I feel so strange being so heavy and big and now being so thin and starving, I always thought that it was safe for me to eat anything since no one in my family has ever had any food allergies or ED. I really hope this is not another ED, I really hope not because I don't know what to do.

I'm not really sure what my body is telling me, when I'm in pain, I always say to my stomach "okay, okay, I'll do whatever you want, just tell me what to do and stop the pain" and I don't know if it wants more food or no food.

All my GI doctors keep telling me that there is no damage from the endoscopy and pillcam images, they even showed it to me next to images of a bowel with Celiac disease and they look totally different.

My mom says this is all in my head, and now I feel like I'm going crazy or something. My mom also won't accept that wheat or gluten is the cause.

Anyways, I plan to go to a special Celiac-friendly bakery this weekend and get a bunch of gluten free breads to try out.

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Anyways, I plan to go to a special Celiac-friendly bakery this weekend and get a bunch of gluten free breads to try out.

That is a great place to start. :) Pay attention to what flours they use in the breads and which tastes you like and dislike. There are so many different flours used in gluten free baking and you may not like all of them. And be prepared that the bread is not going to be like gluten bread. Perhaps you could start making a grilled cheese or ham and cheese sandwich. Some breads if you find a good one can be eaten with just butter but most taste better toasted. You could buy a baguette and make crostini (nom, nom - wish I could have tomato :( ). Be creative in making your bread taste good because it takes time to adjust to the different flavors. And be prepared that you may want to feed the birds and squirrels some of it :D DO NOT (general consensus here, although some like it) buy Ener-G rice bread!!!! :lol:

Edited to add: With the holidays coming up, some say Ener-G makes good stuffing. :D

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Absolutely - a great start.

If you don't have luck at a bakery, you should be able to find Udi's breads and muffins at a store near you. Mushroom is right - some gluten-free bread tastes like drywall. Toasted or grilled cheese Udi's is probably the best easy to find solution.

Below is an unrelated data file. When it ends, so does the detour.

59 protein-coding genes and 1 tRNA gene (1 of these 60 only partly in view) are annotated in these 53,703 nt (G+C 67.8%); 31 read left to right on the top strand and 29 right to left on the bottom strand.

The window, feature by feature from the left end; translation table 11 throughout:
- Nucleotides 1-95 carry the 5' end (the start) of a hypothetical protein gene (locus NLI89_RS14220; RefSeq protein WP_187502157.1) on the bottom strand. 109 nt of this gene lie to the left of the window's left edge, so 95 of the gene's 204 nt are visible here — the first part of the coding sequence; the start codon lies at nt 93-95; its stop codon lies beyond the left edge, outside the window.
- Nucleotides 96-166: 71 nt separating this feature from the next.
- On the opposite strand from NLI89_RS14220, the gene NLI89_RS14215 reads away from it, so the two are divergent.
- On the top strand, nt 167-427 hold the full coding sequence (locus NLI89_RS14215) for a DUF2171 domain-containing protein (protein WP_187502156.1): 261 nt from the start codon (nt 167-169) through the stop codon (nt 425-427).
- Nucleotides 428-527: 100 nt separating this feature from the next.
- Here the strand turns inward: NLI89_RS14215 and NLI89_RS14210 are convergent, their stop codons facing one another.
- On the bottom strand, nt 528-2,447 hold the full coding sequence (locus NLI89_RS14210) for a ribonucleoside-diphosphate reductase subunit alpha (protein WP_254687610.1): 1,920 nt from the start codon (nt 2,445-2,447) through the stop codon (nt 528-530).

Also want to add -- gluten is often very sneaky in the way it effects us. You can have very serious symptoms when gluten intolerant - not just with celiac. These symptoms can include neurological and behavioral issues - many of us that went undiagnosed or misdiagnosed while being told we were stressed, depressed or that are symptoms were all in our head. You hear that enough and you can't help but think maybe it is all in my head. Turns out some symptoms were in our heads - but the CAUSE was a very real problem with gluten screwing up our digestive systems.

Hang in there - keep trying to find answers!

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perhaps your abuser is a family member, and you saw him/her at christmas? Good luck

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    Now the major airlines are taking note and introducing stringent requirements for service animals.
    Delta was the first to strike. As reported by the New York Times on January 19: “Effective March 1, Delta, the second largest US airline by passenger traffic, said it will require passengers seeking to fly with pets to present additional documents outlining the passenger’s need for the animal and proof of its training and vaccinations, 48 hours prior to the flight.… This comes in response to what the carrier said was a 150 percent increase in service and support animals — pets, often dogs, that accompany people with disabilities — carried onboard since 2015.… Delta said that it flies some 700 service animals a day. Among them, customers have attempted to fly with comfort turkeys, gliding possums, snakes, spiders, and other unusual pets.”
    Fresh from an unsavory incident with an “emotional support” peacock incident, United Airlines has followed Delta’s lead and set stricter rules for emotional support animals. United’s rules also took effect March 1, 2018.
    So, to the relief of many bewildered passengers and crew, no more comfort turkeys, geese, possums or other questionable pets will be flying on Delta or United without meeting the airlines' strict new requirements for service and emotional support animals.